Initially this new column was supposed to be about an off-the-beaten path, high-tech issue-the first being an inside look at what's on the laptop computer of a Winston Cup crew chief. However, there was something more important. Since I don't always do what I'm told and figured I could get away with it, I took this opportunity to examine a concept car that will hopefully make it into production soon.
The designers at DaimlerChrysler had a stroke of brilliance, the result being a rear-wheel-drive, 325hp Dodge Charger R/T concept vehicle. If you've looked at a Motor Trend or Car and Driver lately, you've probably read about the Charger's supercharged 4.7L, 16-valve, compressed natural gas-powered (CNG) V-8; 20-inch wheels; carbon-fiber seats; and how the designers combined elements of the old designs with the new one. If not, I just told you. (The Feb. '99 Motor Trend has a first look at the Charger.) The car made waves at the Detroit Auto Show, and it has received a strong dose of media hoopla since then. DaimlerChrysler remains tight-lipped as to the possibility of production, but given the company's past with the Viper, Prowler, and PT Cruiser, coupled with Mercedes' respect for the virtues of rear-wheel-drive performance, the chances of a real American icon returning appear to be better than ever. I might as well throw this obvious one out on the plate, too-the Charger would make an excellent platform for Dodge to make a return to NASCAR. Did I hear an "I second that!" from the back row? I thought so. In fact, we've received plenty of letters from people who want just that. How many other carmakers can boast that people are begging them to race?
A Natural RacerThere's more than a lot of flash and nostalgia to this car; there are plenty of juicy high-performance components. It has a five-speed manual transmission coupled to a beefy Dana 44 rear differential and a final drive ratio of 3.9:1. The 325hp, supercharged V-8 produces 320 lb-ft of torque at 2,250 rpm, and the car weighs 3,375 pounds. The car is speculated to run 0-60 mph in less than five seconds. It's not a 426 Wedge, Hemi, or 440 Magnum engine, but the prototype CNG-powered engine certainly has the power to move this car and meet every clean-air law out there. The Charger rides on a four-wheel independent suspension and features unitized steel body construction. Stopping power is derived from the Viper, with four-wheel disc brakes, vented rotors, and four-piston floating calipers up front (single piston in the rear). The overall length measures 187 inches and its wheelbase is 113 inches.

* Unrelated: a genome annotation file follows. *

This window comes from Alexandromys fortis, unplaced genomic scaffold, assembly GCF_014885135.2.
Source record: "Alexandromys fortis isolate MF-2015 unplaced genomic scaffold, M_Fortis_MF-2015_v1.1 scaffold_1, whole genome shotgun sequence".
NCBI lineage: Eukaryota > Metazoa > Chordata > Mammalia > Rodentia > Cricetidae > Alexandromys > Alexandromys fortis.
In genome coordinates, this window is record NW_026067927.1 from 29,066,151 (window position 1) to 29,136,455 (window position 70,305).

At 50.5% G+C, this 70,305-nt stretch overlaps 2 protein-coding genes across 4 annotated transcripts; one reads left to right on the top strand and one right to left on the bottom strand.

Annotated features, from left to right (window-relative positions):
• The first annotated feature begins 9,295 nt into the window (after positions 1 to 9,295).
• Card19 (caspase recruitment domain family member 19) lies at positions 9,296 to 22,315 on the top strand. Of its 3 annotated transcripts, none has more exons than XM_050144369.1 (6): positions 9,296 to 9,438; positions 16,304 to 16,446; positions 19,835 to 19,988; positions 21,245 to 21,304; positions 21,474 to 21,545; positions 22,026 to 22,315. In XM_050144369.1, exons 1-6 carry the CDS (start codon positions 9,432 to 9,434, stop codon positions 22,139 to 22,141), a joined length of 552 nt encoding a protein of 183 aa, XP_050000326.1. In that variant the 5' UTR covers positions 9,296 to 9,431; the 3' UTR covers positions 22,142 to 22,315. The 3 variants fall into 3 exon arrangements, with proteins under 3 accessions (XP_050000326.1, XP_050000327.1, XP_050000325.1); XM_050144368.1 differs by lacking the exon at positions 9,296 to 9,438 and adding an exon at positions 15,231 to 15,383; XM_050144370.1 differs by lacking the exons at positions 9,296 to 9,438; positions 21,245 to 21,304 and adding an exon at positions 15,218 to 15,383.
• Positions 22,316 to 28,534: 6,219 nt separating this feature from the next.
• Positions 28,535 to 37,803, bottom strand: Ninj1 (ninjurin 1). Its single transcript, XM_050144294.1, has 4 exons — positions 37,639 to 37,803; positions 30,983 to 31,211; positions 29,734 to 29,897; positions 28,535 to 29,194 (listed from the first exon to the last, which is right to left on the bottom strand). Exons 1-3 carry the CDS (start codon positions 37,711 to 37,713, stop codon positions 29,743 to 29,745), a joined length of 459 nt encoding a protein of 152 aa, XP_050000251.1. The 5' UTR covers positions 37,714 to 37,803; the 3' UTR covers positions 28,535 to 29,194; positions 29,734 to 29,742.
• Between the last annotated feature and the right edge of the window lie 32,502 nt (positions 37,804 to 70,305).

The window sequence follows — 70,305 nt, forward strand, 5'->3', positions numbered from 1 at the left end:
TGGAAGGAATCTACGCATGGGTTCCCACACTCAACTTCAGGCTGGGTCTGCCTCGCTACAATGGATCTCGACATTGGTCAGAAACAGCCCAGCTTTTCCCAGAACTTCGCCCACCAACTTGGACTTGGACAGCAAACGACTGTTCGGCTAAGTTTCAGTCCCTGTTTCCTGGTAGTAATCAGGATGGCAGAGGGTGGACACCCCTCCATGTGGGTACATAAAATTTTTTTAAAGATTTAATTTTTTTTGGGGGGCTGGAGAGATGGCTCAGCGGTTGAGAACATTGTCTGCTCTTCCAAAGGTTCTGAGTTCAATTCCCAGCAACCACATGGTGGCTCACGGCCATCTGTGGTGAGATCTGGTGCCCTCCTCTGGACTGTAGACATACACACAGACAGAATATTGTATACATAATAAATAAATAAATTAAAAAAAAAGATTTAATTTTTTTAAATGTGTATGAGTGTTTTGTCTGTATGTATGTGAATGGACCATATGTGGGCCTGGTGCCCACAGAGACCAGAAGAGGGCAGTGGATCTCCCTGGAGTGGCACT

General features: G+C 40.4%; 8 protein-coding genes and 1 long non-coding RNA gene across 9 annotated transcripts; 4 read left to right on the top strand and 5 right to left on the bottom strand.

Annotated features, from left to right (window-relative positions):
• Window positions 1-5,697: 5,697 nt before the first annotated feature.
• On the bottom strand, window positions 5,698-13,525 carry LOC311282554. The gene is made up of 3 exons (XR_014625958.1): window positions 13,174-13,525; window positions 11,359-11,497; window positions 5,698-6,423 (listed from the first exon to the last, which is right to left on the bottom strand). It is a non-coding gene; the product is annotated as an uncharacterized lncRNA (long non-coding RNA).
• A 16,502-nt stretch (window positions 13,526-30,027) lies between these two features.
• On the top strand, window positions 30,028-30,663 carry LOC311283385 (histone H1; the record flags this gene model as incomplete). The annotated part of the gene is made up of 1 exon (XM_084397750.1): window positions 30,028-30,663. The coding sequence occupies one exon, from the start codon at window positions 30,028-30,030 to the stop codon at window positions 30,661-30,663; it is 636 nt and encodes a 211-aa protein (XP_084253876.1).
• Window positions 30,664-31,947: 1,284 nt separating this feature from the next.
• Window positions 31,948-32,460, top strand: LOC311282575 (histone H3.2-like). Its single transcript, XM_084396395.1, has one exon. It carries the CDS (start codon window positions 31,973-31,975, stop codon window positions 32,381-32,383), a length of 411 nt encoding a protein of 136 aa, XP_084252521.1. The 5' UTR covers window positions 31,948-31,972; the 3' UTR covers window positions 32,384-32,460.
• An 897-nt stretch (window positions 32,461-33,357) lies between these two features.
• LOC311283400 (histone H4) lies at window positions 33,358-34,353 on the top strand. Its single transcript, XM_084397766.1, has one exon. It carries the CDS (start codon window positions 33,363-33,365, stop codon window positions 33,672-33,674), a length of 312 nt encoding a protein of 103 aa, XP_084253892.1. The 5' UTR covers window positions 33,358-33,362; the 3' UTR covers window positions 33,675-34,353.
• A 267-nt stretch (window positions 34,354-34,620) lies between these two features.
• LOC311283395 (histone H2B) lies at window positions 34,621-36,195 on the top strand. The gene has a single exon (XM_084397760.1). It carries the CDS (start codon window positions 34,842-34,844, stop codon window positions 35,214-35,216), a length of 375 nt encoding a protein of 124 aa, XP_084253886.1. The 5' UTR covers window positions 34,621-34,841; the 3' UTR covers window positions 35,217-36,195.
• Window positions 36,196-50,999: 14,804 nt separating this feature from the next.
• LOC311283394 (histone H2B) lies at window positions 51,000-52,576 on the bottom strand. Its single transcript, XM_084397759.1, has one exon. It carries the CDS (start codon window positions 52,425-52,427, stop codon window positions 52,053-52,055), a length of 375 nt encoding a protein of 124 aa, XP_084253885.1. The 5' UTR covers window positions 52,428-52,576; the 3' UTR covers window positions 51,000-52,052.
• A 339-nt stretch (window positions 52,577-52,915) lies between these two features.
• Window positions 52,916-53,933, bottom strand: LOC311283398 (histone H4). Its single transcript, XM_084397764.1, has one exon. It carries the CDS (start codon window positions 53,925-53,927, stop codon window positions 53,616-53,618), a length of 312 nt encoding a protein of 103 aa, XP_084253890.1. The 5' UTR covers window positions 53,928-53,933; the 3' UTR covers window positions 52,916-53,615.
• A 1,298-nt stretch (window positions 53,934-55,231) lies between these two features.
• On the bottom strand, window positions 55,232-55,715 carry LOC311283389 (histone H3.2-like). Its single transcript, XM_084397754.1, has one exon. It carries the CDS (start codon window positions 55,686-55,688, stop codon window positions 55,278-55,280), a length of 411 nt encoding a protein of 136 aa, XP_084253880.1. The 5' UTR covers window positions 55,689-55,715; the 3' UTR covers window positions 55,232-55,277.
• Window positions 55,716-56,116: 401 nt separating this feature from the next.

The car's designers had originally intended for the Charger to be a two-door coupe. However, they changed their minds after considering that a four-door sedan is what the market really wants. (That's another clue that this car is being seriously considered for production.) Newly designed, compact, high-tech CNG tanks give the car a range of about 300 miles, according to Dodge. Bulky tanks and low driving ranges (about 150 miles) have been a major problem for natural gas-powered cars in the past, but new tanks developed by Johns Hopkins University save valuable space and weight-making it similar in size to a conventional gasoline tank. Natural gas does sound a bit inconvenient at first, but it might not be that bad. With natural gas, refueling at home is possible. I'd rather pay the natural gas company than pay a gas station that's made a habit of gouging its customers. Using CNG on long trips might be difficult, as it would require some careful planning. Sure, natural gas would be inconvenient in a street car, but I'd be willing to put up with it for this car.
Winston Cup Future?The Charger appears to be a true street brawler with the potential for a potent stock car. If it makes it into production, and then into racing, it would certainly carry an incredible presence in Winston Cup (minus the crazy CNG engine, of course). Could this be the platform for Dodge's return to big-time racing? It's hard to tell and still too early. However, Dodge already has a solid engine program with its
Mopar-powered NASCAR Craftsman Truck Series teams. Additionally, the body style of the Charger seems it would lend itself well to a Winston Cup car, although the Ford, Chevy, and Pontiac teams would probably be screaming aerodynamic bloody murder. It's a long shot, but certainly not an impossible dream. In recent years, Mopar has maintained that they intend to focus mainly on grassroots motorsports, in which racing programs benefit production models. Perhaps the new Charger would be reason enough for a racing program in Winston Cup. From what we've seen and heard, a Dodge in Winston Cup would be a real crowd pleaser.